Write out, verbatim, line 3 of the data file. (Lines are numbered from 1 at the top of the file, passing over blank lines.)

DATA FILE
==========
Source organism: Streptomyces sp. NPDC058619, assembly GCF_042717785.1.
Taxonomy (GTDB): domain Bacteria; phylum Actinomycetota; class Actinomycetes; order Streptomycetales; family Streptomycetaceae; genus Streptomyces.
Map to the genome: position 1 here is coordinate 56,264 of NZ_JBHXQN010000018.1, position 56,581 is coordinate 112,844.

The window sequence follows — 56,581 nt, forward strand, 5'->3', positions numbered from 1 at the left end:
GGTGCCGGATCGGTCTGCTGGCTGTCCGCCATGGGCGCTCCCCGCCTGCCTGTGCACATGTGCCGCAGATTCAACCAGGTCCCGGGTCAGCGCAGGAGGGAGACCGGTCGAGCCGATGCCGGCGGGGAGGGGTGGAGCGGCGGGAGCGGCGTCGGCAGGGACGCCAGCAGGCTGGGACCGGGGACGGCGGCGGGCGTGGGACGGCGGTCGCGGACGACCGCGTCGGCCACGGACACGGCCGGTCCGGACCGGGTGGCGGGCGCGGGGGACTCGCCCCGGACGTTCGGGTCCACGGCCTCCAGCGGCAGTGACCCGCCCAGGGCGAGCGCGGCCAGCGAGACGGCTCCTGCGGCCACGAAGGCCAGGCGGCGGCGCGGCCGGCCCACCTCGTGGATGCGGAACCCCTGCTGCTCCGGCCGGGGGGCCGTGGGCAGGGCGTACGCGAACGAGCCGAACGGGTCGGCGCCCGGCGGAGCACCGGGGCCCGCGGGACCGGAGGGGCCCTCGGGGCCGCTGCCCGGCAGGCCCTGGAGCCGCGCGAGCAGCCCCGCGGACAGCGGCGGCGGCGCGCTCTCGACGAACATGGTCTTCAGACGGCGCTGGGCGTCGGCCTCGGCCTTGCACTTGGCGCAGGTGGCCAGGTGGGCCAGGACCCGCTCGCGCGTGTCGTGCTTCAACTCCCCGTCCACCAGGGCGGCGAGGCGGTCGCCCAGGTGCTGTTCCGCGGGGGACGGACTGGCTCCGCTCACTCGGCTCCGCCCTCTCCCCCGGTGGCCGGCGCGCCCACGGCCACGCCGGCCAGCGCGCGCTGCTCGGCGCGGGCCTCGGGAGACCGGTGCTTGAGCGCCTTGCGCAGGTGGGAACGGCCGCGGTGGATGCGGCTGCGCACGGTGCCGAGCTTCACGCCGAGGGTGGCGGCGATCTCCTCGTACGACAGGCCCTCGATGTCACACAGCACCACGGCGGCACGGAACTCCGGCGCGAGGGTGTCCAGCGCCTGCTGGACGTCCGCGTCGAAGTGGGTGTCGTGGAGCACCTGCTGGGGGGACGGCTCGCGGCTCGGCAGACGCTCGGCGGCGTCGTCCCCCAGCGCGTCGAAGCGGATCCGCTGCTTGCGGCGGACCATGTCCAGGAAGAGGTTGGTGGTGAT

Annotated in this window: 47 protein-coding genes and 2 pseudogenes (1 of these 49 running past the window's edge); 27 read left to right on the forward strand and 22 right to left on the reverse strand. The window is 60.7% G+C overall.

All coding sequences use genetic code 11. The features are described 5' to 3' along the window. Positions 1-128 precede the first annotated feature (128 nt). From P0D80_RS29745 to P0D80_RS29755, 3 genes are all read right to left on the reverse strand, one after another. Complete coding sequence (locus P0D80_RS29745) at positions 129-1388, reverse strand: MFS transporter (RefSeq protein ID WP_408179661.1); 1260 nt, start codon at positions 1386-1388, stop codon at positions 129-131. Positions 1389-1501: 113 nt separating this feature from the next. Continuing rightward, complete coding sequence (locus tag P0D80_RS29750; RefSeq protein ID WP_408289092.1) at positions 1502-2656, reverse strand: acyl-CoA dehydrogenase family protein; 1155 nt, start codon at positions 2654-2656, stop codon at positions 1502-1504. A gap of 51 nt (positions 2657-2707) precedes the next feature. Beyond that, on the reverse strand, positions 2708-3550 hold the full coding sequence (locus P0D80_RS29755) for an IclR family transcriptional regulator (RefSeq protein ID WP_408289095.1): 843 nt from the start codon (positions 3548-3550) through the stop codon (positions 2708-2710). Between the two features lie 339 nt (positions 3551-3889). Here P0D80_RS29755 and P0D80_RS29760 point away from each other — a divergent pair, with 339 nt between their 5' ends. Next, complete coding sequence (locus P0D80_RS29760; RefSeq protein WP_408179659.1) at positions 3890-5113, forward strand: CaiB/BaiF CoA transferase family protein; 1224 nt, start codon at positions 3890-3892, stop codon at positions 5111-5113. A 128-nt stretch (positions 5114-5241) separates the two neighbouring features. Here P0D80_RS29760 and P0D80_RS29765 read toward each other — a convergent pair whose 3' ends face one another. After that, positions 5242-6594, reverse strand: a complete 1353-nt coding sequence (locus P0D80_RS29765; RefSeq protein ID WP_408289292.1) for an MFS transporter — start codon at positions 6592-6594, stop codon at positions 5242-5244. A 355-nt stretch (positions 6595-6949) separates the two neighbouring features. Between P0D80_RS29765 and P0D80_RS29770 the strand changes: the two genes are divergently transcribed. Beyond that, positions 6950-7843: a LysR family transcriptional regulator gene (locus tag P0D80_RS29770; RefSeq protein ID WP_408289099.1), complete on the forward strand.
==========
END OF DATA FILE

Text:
Map to the genome: position 1 here is coordinate 56,264 of NZ_JBHXQN010000018.1, position 56,581 is coordinate 112,844.